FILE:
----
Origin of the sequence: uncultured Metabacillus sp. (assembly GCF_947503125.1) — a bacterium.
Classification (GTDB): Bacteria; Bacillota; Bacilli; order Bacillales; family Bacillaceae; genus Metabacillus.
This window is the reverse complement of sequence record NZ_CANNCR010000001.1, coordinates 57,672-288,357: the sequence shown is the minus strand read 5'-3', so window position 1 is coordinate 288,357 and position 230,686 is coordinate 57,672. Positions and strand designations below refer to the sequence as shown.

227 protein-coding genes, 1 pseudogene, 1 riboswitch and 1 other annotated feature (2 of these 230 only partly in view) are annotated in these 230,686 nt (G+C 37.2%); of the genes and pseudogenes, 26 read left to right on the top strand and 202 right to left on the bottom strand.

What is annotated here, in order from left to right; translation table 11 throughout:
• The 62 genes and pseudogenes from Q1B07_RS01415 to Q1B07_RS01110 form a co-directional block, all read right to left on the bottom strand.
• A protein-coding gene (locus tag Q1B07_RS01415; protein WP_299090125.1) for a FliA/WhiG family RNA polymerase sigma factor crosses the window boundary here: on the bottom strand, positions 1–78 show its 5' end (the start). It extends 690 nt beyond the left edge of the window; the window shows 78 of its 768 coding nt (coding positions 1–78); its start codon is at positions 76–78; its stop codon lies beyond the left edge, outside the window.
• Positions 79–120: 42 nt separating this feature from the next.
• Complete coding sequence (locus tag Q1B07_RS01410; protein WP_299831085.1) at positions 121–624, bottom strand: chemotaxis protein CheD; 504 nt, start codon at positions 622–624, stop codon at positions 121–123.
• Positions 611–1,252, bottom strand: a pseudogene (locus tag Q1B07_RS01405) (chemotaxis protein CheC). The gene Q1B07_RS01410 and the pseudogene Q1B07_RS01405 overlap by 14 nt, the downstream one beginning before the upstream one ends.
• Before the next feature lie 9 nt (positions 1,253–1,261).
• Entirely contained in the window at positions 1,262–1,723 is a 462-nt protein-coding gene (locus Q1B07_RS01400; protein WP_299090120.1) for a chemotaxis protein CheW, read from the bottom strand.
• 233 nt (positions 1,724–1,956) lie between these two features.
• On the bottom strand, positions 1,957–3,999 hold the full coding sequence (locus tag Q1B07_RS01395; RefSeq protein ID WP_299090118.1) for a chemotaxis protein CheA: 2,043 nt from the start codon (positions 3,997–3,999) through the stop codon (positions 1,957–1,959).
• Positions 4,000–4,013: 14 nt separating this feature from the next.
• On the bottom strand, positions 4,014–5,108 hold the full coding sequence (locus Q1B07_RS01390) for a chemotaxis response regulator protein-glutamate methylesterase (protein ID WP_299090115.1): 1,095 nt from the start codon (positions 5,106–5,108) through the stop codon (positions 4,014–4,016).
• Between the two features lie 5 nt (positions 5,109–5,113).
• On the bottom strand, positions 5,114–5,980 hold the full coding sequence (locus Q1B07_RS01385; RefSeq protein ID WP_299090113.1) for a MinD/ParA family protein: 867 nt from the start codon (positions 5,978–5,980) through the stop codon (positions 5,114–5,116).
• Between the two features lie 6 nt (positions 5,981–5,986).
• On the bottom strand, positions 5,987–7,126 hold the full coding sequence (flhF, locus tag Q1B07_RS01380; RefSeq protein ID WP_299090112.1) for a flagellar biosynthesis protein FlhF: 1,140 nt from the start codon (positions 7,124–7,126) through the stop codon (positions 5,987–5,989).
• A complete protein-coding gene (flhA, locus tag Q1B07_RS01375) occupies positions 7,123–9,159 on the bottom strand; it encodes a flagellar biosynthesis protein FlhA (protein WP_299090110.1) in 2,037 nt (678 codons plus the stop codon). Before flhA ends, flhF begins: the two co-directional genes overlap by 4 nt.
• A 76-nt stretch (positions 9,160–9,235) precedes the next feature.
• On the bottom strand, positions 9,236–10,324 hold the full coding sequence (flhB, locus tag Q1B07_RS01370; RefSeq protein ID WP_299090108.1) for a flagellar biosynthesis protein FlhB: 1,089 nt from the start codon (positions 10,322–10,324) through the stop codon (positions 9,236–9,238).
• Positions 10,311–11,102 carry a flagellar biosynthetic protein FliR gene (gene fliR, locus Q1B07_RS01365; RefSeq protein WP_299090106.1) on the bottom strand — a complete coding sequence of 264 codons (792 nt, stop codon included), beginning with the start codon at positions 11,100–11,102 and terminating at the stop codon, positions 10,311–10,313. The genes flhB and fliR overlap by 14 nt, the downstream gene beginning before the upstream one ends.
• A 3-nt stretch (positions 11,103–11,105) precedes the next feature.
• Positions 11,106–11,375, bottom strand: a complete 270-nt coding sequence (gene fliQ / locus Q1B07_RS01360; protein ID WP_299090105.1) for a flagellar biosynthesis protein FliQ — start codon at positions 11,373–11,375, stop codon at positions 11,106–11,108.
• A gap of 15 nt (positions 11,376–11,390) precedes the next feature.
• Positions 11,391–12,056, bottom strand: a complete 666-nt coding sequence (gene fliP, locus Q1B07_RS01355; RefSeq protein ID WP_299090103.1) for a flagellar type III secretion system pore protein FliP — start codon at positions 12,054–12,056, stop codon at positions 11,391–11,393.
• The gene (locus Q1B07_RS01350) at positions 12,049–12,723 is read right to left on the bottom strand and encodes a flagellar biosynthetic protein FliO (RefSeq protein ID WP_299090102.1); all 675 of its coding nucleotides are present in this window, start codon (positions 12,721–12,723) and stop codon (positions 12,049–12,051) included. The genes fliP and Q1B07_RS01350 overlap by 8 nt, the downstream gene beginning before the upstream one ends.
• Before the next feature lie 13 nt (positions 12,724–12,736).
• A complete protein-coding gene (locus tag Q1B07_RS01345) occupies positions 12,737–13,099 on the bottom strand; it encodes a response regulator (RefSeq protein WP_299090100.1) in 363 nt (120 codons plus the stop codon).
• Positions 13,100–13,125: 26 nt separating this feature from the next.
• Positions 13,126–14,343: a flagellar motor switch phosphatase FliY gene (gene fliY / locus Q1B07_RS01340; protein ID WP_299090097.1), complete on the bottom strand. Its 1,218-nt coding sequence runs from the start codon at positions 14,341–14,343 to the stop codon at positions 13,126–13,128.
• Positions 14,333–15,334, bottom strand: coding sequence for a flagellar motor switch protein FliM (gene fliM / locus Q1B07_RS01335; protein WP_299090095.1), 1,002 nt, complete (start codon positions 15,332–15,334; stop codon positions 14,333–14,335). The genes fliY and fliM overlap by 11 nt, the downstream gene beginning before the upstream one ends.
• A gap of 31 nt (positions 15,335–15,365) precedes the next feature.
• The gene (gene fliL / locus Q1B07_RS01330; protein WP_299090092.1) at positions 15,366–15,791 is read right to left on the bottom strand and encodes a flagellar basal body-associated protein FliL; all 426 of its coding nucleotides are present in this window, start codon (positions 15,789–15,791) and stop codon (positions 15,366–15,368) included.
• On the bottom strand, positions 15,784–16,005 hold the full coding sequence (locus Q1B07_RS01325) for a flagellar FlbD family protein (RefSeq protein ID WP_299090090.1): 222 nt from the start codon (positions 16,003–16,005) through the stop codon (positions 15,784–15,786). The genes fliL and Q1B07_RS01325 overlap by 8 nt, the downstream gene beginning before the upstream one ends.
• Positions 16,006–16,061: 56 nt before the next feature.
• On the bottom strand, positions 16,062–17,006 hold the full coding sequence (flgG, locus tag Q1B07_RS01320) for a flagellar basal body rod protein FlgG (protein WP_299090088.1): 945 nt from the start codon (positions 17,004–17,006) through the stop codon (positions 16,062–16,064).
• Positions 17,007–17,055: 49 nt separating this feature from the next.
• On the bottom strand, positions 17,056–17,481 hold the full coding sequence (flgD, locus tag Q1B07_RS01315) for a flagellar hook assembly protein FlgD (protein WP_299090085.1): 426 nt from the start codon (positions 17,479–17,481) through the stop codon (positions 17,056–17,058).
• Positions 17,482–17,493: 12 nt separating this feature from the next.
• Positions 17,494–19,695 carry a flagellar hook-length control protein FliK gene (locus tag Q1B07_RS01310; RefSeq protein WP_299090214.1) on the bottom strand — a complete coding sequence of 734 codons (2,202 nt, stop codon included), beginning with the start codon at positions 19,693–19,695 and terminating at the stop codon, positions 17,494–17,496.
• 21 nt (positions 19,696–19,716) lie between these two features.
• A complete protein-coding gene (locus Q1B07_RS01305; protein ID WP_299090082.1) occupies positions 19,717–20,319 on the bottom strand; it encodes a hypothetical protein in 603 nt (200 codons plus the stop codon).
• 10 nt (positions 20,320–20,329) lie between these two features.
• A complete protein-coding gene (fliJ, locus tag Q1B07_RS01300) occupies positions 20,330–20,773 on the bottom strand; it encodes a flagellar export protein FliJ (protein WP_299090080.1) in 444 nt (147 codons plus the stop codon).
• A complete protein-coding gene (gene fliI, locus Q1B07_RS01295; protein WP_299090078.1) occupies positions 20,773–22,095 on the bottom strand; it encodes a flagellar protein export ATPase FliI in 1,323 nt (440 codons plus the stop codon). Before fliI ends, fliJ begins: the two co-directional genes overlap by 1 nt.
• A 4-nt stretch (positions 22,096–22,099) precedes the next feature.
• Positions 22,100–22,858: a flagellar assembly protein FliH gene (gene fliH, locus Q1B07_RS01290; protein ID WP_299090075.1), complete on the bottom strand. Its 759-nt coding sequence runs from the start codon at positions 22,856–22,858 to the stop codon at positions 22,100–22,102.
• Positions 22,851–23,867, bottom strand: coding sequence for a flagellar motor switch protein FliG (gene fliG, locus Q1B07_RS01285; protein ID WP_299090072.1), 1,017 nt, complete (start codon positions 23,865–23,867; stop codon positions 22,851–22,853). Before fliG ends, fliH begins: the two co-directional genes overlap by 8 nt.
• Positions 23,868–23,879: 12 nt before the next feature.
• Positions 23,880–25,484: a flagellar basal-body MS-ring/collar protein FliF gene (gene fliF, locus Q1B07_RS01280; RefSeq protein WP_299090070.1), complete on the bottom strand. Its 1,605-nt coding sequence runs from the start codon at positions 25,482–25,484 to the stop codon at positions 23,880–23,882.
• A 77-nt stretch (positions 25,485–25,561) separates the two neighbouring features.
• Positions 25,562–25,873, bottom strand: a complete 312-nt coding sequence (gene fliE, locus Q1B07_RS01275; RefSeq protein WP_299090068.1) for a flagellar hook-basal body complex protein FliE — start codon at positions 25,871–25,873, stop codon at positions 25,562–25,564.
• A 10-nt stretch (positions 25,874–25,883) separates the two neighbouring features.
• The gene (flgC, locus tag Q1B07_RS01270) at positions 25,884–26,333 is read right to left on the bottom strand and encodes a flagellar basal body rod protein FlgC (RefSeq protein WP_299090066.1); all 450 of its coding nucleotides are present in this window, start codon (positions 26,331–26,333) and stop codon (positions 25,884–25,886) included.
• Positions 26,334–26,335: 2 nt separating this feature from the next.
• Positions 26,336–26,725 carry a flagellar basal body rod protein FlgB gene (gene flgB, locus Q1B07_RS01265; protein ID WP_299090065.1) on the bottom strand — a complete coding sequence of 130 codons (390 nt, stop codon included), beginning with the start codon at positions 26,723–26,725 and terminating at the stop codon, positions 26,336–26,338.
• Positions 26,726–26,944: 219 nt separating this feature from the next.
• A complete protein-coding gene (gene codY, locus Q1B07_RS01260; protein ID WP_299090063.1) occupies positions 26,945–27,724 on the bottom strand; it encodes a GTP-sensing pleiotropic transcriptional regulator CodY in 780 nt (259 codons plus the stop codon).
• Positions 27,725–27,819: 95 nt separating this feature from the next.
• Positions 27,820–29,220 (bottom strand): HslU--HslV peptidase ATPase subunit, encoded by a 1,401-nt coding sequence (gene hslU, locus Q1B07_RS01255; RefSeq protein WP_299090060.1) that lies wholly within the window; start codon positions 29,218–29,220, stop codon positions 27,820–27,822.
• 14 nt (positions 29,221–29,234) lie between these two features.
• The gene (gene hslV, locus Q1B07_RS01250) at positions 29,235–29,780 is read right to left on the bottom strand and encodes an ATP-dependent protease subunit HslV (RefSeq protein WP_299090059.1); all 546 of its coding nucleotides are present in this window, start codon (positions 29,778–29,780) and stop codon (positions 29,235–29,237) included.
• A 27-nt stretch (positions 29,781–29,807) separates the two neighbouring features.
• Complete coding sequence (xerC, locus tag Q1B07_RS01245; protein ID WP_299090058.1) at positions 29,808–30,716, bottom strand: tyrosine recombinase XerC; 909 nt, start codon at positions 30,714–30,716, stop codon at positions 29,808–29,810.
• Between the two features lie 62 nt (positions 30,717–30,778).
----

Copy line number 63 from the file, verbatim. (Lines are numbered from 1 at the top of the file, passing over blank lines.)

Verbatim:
• Positions 27,820–29,220 (bottom strand): HslU--HslV peptidase ATPase subunit, encoded by a 1,401-nt coding sequence (gene hslU, locus Q1B07_RS01255; RefSeq protein WP_299090060.1) that lies wholly within the window; start codon positions 29,218–29,220, stop codon positions 27,820–27,822.